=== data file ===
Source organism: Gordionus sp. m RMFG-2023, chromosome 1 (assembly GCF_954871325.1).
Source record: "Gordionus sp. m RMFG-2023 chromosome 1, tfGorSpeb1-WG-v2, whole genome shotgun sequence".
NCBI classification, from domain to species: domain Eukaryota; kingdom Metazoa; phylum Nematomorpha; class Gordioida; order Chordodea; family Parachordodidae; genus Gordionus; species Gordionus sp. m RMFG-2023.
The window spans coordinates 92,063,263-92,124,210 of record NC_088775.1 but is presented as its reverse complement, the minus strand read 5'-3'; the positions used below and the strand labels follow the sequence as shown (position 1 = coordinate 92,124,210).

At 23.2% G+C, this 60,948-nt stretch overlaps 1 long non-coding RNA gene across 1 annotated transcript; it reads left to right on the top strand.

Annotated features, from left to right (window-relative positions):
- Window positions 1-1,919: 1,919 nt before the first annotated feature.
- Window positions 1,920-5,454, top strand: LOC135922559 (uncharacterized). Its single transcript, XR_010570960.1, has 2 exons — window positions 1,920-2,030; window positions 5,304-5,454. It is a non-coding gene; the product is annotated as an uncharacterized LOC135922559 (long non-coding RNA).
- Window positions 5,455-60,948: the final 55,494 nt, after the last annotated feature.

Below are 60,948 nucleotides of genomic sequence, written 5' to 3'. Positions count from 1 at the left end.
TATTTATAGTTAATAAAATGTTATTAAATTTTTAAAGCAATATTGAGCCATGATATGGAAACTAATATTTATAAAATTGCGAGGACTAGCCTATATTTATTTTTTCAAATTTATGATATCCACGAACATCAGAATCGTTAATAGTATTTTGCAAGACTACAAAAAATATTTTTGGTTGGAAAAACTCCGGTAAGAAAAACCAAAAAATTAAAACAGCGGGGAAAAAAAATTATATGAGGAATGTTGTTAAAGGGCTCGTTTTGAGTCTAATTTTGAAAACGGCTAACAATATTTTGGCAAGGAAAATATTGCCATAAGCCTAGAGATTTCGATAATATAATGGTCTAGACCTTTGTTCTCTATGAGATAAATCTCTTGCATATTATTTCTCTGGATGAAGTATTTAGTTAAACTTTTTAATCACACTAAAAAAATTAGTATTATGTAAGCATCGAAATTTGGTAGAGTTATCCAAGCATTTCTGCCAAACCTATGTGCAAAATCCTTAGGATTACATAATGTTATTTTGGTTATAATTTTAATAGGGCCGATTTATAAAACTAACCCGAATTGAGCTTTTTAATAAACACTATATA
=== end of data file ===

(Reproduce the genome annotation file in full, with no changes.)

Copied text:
Source organism: Gordionus sp. m RMFG-2023, chromosome 1 (assembly GCF_954871325.1).
Source record: "Gordionus sp. m RMFG-2023 chromosome 1, tfGorSpeb1-WG-v2, whole genome shotgun sequence".
NCBI classification, from domain to species: domain Eukaryota; kingdom Metazoa; phylum Nematomorpha; class Gordioida; order Chordodea; family Parachordodidae; genus Gordionus; species Gordionus sp. m RMFG-2023.
The window spans coordinates 92,063,263-92,124,210 of record NC_088775.1 but is presented as its reverse complement, the minus strand read 5'-3'; the positions used below and the strand labels follow the sequence as shown (position 1 = coordinate 92,124,210).

At 23.2% G+C, this 60,948-nt stretch overlaps 1 long non-coding RNA gene across 1 annotated transcript; it reads left to right on the top strand.

Annotated features, from left to right (window-relative positions):
- Window positions 1-1,919: 1,919 nt before the first annotated feature.
- Window positions 1,920-5,454, top strand: LOC135922559 (uncharacterized). Its single transcript, XR_010570960.1, has 2 exons — window positions 1,920-2,030; window positions 5,304-5,454. It is a non-coding gene; the product is annotated as an uncharacterized LOC135922559 (long non-coding RNA).
- Window positions 5,455-60,948: the final 55,494 nt, after the last annotated feature.

Below are 60,948 nucleotides of genomic sequence, written 5' to 3'. Positions count from 1 at the left end.
TATTTATAGTTAATAAAATGTTATTAAATTTTTAAAGCAATATTGAGCCATGATATGGAAACTAATATTTATAAAATTGCGAGGACTAGCCTATATTTATTTTTTCAAATTTATGATATCCACGAACATCAGAATCGTTAATAGTATTTTGCAAGACTACAAAAAATATTTTTGGTTGGAAAAACTCCGGTAAGAAAAACCAAAAAATTAAAACAGCGGGGAAAAAAAATTATATGAGGAATGTTGTTAAAGGGCTCGTTTTGAGTCTAATTTTGAAAACGGCTAACAATATTTTGGCAAGGAAAATATTGCCATAAGCCTAGAGATTTCGATAATATAATGGTCTAGACCTTTGTTCTCTATGAGATAAATCTCTTGCATATTATTTCTCTGGATGAAGTATTTAGTTAAACTTTTTAATCACACTAAAAAAATTAGTATTATGTAAGCATCGAAATTTGGTAGAGTTATCCAAGCATTTCTGCCAAACCTATGTGCAAAATCCTTAGGATTACATAATGTTATTTTGGTTATAATTTTAATAGGGCCGATTTATAAAACTAACCCGAATTGAGCTTTTTAATAAACACTATATA